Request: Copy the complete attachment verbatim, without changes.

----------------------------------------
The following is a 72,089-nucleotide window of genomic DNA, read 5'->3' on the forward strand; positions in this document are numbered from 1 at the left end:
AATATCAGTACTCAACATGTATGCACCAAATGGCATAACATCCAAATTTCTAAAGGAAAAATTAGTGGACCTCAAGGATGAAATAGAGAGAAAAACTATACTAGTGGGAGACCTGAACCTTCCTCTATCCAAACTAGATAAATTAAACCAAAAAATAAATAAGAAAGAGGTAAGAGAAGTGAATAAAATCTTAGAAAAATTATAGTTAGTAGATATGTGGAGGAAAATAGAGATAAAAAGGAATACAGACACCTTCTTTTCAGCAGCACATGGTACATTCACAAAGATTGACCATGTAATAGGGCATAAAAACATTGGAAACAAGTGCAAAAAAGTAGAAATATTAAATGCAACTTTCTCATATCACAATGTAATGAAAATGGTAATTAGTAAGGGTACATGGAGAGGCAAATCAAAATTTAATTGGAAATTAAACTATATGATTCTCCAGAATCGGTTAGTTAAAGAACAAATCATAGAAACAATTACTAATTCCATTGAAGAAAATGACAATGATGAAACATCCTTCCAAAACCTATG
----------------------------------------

The following is a 72,089-nucleotide window of genomic DNA, read 5'->3' on the forward strand; positions in this document are numbered from 1 at the left end:
AATATCAGTACTCAACATGTATGCACCAAATGGCATAACATCCAAATTTCTAAAGGAAAAATTAGTGGACCTCAAGGATGAAATAGAGAGAAAAACTATACTAGTGGGAGACCTGAACCTTCCTCTATCCAAACTAGATAAATTAAACCAAAAAATAAATAAGAAAGAGGTAAGAGAAGTGAATAAAATCTTAGAAAAATTATAGTTAGTAGATATGTGGAGGAAAATAGAGATAAAAAGGAATACAGACACCTTCTTTTCAGCAGCACATGGTACATTCACAAAGATTGACCATGTAATAGGGCATAAAAACATTGGAAACAAGTGCAAAAAAGTAGAAATATTAAATGCAACTTTCTCATATCACAATGTAATGAAAATGGTAATTAGTAAGGGTACATGGAGAGGCAAATCAAAATTTAATTGGAAATTAAACTATATGATTCTCCAGAATCGGTTAGTTAAAGAACAAATCATAGAAACAATTACTAATTCCATTGAAGAAAATGACAATGATGAAACATCCTTCCAAAACCTATG